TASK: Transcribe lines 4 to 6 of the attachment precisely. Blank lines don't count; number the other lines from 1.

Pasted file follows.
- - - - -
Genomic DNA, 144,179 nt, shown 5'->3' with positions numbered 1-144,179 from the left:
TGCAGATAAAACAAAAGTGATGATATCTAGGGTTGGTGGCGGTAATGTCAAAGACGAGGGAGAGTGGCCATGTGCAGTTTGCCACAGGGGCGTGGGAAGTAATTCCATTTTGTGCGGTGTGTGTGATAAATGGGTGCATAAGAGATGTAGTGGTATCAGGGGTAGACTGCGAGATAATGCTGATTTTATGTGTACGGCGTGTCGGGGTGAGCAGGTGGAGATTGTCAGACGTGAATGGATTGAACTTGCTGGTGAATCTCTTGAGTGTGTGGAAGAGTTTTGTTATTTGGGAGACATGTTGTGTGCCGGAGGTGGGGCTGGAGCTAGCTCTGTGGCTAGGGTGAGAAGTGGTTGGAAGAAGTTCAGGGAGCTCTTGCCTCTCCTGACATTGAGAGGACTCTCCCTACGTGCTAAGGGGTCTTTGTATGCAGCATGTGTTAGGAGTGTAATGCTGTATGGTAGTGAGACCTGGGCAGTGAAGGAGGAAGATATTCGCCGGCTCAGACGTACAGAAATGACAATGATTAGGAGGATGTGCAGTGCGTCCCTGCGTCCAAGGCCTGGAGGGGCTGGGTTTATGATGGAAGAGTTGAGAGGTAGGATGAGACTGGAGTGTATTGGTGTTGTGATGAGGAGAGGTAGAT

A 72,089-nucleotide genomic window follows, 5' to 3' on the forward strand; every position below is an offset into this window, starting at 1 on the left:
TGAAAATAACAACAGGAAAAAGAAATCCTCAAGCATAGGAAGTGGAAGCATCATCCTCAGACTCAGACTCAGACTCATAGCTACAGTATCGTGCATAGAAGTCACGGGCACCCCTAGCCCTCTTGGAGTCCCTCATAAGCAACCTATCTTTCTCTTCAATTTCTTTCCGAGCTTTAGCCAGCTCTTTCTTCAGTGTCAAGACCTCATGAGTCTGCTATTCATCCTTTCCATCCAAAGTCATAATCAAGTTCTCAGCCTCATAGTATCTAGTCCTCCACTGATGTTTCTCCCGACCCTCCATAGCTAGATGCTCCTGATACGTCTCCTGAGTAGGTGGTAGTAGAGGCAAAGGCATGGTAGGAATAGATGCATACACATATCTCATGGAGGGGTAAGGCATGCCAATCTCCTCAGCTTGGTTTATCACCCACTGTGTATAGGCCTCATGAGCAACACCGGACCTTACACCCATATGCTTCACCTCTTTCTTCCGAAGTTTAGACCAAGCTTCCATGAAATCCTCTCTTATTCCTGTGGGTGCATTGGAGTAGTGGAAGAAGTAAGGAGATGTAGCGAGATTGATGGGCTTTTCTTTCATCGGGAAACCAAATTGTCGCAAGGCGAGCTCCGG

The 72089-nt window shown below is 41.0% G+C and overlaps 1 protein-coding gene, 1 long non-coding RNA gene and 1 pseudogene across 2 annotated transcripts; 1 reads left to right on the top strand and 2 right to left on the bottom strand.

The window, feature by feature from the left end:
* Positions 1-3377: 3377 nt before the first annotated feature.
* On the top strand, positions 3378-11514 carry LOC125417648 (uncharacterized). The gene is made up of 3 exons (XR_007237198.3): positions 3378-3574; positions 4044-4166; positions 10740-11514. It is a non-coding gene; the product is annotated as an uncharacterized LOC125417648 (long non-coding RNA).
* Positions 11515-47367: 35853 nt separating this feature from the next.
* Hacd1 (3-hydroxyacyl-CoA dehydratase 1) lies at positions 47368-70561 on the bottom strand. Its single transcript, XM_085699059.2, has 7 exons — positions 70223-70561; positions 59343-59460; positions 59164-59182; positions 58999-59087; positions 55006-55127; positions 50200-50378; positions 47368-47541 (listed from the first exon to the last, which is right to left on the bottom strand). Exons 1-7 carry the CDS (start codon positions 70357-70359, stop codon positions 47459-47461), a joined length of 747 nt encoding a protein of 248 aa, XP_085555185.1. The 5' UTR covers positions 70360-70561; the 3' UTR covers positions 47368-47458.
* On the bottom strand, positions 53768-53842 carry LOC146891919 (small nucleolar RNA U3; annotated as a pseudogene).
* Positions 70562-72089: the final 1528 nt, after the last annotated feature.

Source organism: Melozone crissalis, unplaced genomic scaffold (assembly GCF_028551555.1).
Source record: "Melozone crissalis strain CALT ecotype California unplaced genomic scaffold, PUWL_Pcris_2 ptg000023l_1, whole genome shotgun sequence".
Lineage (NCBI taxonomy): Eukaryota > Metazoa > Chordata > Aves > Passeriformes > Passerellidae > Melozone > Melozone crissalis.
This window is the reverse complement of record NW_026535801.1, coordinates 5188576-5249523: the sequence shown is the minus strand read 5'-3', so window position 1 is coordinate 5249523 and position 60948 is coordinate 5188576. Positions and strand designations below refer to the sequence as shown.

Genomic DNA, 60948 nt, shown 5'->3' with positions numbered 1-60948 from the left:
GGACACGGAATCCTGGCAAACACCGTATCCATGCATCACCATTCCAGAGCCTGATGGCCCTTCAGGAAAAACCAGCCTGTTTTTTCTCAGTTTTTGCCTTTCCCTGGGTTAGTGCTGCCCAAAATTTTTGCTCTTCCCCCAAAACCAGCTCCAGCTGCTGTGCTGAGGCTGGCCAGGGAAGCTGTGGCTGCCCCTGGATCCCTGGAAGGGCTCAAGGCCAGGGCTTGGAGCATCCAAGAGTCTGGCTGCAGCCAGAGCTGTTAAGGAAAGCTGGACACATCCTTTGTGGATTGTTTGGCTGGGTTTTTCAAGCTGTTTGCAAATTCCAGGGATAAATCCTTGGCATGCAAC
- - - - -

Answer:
TGAAAATAACAACAGGAAAAAGAAATCCTCAAGCATAGGAAGTGGAAGCATCATCCTCAGACTCAGACTCAGACTCATAGCTACAGTATCGTGCATAGAAGTCACGGGCACCCCTAGCCCTCTTGGAGTCCCTCATAAGCAACCTATCTTTCTCTTCAATTTCTTTCCGAGCTTTAGCCAGCTCTTTCTTCAGTGTCAAGACCTCATGAGTCTGCTATTCATCCTTTCCATCCAAAGTCATAATCAAGTTCTCAGCCTCATAGTATCTAGTCCTCCACTGATGTTTCTCCCGACCCTCCATAGCTAGATGCTCCTGATACGTCTCCTGAGTAGGTGGTAGTAGAGGCAAAGGCATGGTAGGAATAGATGCATACACATATCTCATGGAGGGGTAAGGCATGCCAATCTCCTCAGCTTGGTTTATCACCCACTGTGTATAGGCCTCATGAGCAACACCGGACCTTACACCCATATGCTTCACCTCTTTCTTCCGAAGTTTAGACCAAGCTTCCATGAAATCCTCTCTTATTCCTGTGGGTGCATTGGAGTAGTGGAAGAAGTAAGGAGATGTAGCGAGATTGATGGGCTTTTCTTTCATCGGGAAACCAAATTGTCGCAAGGCGAGCTCCGG

The 72089-nt window shown below is 41.0% G+C and overlaps 1 protein-coding gene, 1 long non-coding RNA gene and 1 pseudogene across 2 annotated transcripts; 1 reads left to right on the top strand and 2 right to left on the bottom strand.

The window, feature by feature from the left end: